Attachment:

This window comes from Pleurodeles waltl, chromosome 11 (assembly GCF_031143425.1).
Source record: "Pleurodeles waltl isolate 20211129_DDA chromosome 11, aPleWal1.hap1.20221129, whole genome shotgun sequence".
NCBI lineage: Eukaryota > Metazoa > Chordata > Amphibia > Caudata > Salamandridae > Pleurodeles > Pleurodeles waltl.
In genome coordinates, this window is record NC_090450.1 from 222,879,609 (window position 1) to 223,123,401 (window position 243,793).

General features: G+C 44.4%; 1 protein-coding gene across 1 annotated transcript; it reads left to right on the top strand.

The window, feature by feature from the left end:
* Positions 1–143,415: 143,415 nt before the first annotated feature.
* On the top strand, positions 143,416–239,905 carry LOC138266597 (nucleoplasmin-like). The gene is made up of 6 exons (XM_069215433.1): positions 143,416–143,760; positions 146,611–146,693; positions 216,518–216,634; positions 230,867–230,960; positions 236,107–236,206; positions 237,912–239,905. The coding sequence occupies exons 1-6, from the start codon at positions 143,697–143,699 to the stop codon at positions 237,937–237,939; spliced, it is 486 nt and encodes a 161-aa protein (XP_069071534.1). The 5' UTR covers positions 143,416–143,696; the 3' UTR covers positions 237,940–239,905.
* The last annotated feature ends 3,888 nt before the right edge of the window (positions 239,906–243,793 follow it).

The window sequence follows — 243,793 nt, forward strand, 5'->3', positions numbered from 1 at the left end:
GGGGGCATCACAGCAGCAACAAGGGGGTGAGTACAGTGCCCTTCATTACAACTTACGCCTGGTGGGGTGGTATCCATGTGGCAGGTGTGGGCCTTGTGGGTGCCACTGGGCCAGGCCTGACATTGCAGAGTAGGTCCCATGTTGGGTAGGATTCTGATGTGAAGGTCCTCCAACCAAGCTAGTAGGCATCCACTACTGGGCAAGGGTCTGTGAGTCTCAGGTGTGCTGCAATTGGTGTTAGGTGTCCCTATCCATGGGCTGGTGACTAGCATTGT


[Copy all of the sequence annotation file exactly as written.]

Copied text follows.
This window comes from Pleurodeles waltl, chromosome 11 (assembly GCF_031143425.1).
Source record: "Pleurodeles waltl isolate 20211129_DDA chromosome 11, aPleWal1.hap1.20221129, whole genome shotgun sequence".
NCBI lineage: Eukaryota > Metazoa > Chordata > Amphibia > Caudata > Salamandridae > Pleurodeles > Pleurodeles waltl.
In genome coordinates, this window is record NC_090450.1 from 222,879,609 (window position 1) to 223,123,401 (window position 243,793).

General features: G+C 44.4%; 1 protein-coding gene across 1 annotated transcript; it reads left to right on the top strand.

The window, feature by feature from the left end:
* Positions 1–143,415: 143,415 nt before the first annotated feature.
* On the top strand, positions 143,416–239,905 carry LOC138266597 (nucleoplasmin-like). The gene is made up of 6 exons (XM_069215433.1): positions 143,416–143,760; positions 146,611–146,693; positions 216,518–216,634; positions 230,867–230,960; positions 236,107–236,206; positions 237,912–239,905. The coding sequence occupies exons 1-6, from the start codon at positions 143,697–143,699 to the stop codon at positions 237,937–237,939; spliced, it is 486 nt and encodes a 161-aa protein (XP_069071534.1). The 5' UTR covers positions 143,416–143,696; the 3' UTR covers positions 237,940–239,905.
* The last annotated feature ends 3,888 nt before the right edge of the window (positions 239,906–243,793 follow it).

The window sequence follows — 243,793 nt, forward strand, 5'->3', positions numbered from 1 at the left end:
GGGGGCATCACAGCAGCAACAAGGGGGTGAGTACAGTGCCCTTCATTACAACTTACGCCTGGTGGGGTGGTATCCATGTGGCAGGTGTGGGCCTTGTGGGTGCCACTGGGCCAGGCCTGACATTGCAGAGTAGGTCCCATGTTGGGTAGGATTCTGATGTGAAGGTCCTCCAACCAAGCTAGTAGGCATCCACTACTGGGCAAGGGTCTGTGAGTCTCAGGTGTGCTGCAATTGGTGTTAGGTGTCCCTATCCATGGGCTGGTGACTAGCATTGT